“Transactions on mobile devices were up 55.6 percent Cyber Monday from last year to reach $2.2 billion in sales,” according to CNBC. With the rising popularity of mobile technology, customers are researching deals early and, in some cases, making purchases before the Thanksgiving holiday. They can buy from anywhere, so it is in retailers’ best interests to have a high-quality mobile presence. If companies have mobile apps, they make use of push notifications to alert customers to sales and special offers. CNBC says that “Walmart, as one example, has added store maps to its app ahead of the holidays, letting customers pinpoint exactly where an item is and plot out their trips before they arrive.”
It may seem old fashioned, but retailers offer in-store pickup for items ordered online. The logic behind this is simple: Foot traffic encourages sales. Once customers are in a retail space, they are more likely to make additional purchases in person. Shoppers get free shipping while retailers increase the likelihood of additional sales. Offering layaway months in advance can encourage more shopping before the holidays.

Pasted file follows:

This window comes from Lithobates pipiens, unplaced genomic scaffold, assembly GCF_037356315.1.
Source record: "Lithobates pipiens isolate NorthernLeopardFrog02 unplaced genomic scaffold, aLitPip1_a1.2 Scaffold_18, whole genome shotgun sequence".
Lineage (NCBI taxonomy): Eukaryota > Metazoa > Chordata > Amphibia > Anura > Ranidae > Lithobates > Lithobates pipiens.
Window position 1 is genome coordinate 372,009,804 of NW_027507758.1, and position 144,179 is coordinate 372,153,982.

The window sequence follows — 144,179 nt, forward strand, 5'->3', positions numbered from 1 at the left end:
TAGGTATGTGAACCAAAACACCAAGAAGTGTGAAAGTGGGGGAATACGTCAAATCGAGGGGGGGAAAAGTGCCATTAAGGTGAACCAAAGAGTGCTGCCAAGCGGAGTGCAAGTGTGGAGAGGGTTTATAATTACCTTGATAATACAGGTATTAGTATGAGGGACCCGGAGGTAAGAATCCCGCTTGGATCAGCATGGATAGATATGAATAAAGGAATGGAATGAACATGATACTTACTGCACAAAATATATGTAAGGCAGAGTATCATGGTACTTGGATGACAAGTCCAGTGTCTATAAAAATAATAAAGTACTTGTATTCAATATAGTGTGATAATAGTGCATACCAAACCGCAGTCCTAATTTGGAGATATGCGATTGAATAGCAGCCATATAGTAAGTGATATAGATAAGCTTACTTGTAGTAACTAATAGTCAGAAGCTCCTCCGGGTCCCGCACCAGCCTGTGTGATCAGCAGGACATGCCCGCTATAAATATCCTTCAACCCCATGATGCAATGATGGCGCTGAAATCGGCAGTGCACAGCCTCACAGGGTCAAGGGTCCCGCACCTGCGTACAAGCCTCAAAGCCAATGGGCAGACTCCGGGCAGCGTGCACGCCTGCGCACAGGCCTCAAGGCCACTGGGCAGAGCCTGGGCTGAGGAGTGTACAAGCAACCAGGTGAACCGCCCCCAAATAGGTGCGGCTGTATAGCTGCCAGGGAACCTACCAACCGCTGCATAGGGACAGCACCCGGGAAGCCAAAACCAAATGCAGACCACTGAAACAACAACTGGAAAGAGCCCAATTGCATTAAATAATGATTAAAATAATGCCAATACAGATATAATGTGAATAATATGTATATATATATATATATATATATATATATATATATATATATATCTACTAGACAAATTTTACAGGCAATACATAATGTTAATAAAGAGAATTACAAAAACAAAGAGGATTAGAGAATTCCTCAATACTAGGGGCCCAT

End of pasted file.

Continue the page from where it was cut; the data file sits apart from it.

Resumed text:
Another way retailers draw business is by offering additional perks for shoppers who purchase their goods. Going beyond the product itself and thinking about the needs of the consumer are key. Good examples include free gift wrapping and extended warranties. This is especially useful for smaller businesses that cannot necessarily compete with large chains like Target and Walmart.